“We’re going to start small,” Lupinacci said. “I’d like them to do something that goes along with Earth Day such as cleaning up the school grounds. We will start small because if we act locally, we can think globally, too.”
Teachers of the Year
Evergreen-area schools have named their Teachers of the Tear, and they were honored by the Evergreen Kiwanis at a luncheon in March.
The Evergreen Kiwanis has been honoring area teachers for many years. The Kiwanis motto is, “to serve children of the world,” and teachers are an integral part.
This year’s honorees are:
• Dawn Odean, Parmalee Elementary’s instructional coach. “She is just an outstanding addition to our staff,” said principal Ingrid Mielke. “Dawn has embodied all of the aspects of the instructional coach position. She provides direct support to my entire staff, and she has helped to reform literacy instruction and intervention practices at Parmalee.”
• Rose Bergman, a second-grade teacher at Marshdale Elementary. She has been teaching at Marshdale for five years.
• Gayle Joyner, a third-grade teacher at Bergen Valley Elementary. Joyner has worked for 19 years in Jefferson County as a classroom teacher. She is retiring in June.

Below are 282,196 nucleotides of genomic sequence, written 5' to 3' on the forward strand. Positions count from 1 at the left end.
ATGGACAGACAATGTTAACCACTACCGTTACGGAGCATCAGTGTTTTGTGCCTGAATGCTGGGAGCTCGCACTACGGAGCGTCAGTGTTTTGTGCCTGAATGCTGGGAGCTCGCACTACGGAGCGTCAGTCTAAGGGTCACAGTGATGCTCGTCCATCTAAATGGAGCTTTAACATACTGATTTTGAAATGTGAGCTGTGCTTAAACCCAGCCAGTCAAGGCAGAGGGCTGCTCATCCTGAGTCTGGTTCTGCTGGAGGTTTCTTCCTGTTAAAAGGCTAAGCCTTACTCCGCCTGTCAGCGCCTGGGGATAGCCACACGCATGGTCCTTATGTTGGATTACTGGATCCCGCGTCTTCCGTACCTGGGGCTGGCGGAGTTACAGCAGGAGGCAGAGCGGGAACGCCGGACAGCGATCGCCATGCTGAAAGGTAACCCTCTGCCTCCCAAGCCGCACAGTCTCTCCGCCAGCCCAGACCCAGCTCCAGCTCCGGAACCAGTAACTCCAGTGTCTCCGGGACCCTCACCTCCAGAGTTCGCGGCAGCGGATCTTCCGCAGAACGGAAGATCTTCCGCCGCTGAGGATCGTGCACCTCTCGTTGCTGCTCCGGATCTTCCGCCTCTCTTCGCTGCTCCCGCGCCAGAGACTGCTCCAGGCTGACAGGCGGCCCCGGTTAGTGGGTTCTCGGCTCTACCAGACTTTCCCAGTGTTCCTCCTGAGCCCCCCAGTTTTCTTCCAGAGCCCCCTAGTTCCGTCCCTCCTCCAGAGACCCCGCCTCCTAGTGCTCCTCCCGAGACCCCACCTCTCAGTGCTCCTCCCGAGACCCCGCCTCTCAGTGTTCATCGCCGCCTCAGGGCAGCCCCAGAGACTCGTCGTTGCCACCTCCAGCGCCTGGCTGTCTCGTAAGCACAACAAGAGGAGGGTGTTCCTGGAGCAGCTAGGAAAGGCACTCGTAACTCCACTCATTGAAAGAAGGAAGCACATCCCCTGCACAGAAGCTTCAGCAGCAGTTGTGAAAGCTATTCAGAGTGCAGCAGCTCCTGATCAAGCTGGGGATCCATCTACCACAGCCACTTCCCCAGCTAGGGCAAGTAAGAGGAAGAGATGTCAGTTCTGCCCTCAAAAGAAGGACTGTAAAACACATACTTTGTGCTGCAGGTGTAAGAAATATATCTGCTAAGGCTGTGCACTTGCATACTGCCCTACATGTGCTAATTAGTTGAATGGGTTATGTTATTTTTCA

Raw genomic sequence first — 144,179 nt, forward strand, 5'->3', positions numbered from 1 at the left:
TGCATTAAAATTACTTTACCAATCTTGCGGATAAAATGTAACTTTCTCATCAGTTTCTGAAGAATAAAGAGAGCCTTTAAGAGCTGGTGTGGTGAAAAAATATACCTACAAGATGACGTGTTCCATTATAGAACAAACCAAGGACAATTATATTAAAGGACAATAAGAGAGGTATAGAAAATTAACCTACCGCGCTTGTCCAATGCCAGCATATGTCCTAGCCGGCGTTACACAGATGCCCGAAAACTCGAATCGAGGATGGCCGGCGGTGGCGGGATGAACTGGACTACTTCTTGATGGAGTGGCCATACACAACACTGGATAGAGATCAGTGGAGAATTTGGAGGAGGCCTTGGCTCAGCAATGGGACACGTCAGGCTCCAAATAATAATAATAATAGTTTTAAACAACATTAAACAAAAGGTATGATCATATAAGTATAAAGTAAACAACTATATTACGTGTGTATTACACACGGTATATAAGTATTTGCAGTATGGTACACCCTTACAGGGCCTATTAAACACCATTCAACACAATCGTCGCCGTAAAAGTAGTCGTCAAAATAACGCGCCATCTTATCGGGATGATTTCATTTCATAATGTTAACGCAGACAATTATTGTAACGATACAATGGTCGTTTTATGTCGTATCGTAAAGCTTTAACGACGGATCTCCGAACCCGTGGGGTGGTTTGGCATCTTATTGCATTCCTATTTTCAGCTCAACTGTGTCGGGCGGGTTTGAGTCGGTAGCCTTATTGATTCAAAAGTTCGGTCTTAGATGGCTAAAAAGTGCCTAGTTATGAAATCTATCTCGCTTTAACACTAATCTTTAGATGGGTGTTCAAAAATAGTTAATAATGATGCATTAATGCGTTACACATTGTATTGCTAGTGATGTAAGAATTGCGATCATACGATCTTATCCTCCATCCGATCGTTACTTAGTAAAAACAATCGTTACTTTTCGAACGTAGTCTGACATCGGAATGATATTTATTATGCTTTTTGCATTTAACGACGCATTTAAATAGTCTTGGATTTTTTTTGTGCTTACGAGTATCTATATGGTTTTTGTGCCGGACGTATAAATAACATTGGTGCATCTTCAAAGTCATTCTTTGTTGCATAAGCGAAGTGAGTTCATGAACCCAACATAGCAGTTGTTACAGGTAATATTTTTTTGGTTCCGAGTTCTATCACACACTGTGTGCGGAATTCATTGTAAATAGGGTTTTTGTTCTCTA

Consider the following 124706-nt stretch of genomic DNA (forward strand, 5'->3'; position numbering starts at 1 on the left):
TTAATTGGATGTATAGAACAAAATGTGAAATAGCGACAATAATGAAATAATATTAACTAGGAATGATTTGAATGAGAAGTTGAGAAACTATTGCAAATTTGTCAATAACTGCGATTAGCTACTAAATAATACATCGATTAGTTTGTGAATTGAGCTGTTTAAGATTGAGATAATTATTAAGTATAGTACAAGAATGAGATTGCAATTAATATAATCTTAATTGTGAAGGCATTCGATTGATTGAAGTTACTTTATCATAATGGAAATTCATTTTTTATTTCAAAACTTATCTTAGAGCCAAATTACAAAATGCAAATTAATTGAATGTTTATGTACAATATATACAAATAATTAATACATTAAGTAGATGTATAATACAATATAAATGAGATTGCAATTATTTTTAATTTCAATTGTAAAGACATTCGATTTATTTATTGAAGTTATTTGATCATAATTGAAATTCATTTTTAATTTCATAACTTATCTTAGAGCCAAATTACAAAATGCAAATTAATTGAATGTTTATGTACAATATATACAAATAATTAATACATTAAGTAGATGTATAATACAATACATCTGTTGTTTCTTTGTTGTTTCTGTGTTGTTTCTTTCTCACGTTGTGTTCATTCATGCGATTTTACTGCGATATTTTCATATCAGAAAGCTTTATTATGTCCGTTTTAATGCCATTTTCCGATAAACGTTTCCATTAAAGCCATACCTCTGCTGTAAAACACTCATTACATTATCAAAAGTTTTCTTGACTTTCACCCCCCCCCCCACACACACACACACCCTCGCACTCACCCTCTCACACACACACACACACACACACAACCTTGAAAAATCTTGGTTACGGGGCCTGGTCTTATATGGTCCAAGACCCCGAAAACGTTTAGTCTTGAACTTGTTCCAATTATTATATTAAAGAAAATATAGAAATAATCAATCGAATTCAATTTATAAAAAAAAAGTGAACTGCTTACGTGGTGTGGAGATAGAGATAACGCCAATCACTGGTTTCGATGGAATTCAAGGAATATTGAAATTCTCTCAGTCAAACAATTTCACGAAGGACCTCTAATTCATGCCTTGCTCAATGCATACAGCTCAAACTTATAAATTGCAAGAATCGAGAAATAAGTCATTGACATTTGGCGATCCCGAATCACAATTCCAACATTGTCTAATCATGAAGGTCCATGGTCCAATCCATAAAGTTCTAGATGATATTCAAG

• Anne Keen, occupational therapist at Bergen Meadow and Bergen Valley. Keen has worked in Jefferson County for the past 25 years as the occupational therapist.
• Kristi James, a first-grade teacher at Wilmot Elementary.
• Mary Thomas, a sixth-grade language arts and reading arts teacher at Evergreen Middle School.
• Melissa Berninzoni, a math teacher at Evergreen High School. “With no doubt, I can say that Mrs. Berninzoni is one of the most committed, innovative, effective and collaborative educational professionals that I have ever worked with,” said principal Matt Walsh. “One can visit her classroom any day and observe it in her communication, interaction, and truly authentic character.”
Summer camp opens for dyslexic kids
A camp for children ages 7 to 13 with dyslexia is being started this summer at St. Anne's On-the-Hill Outdoor Education facility in Indian Hills.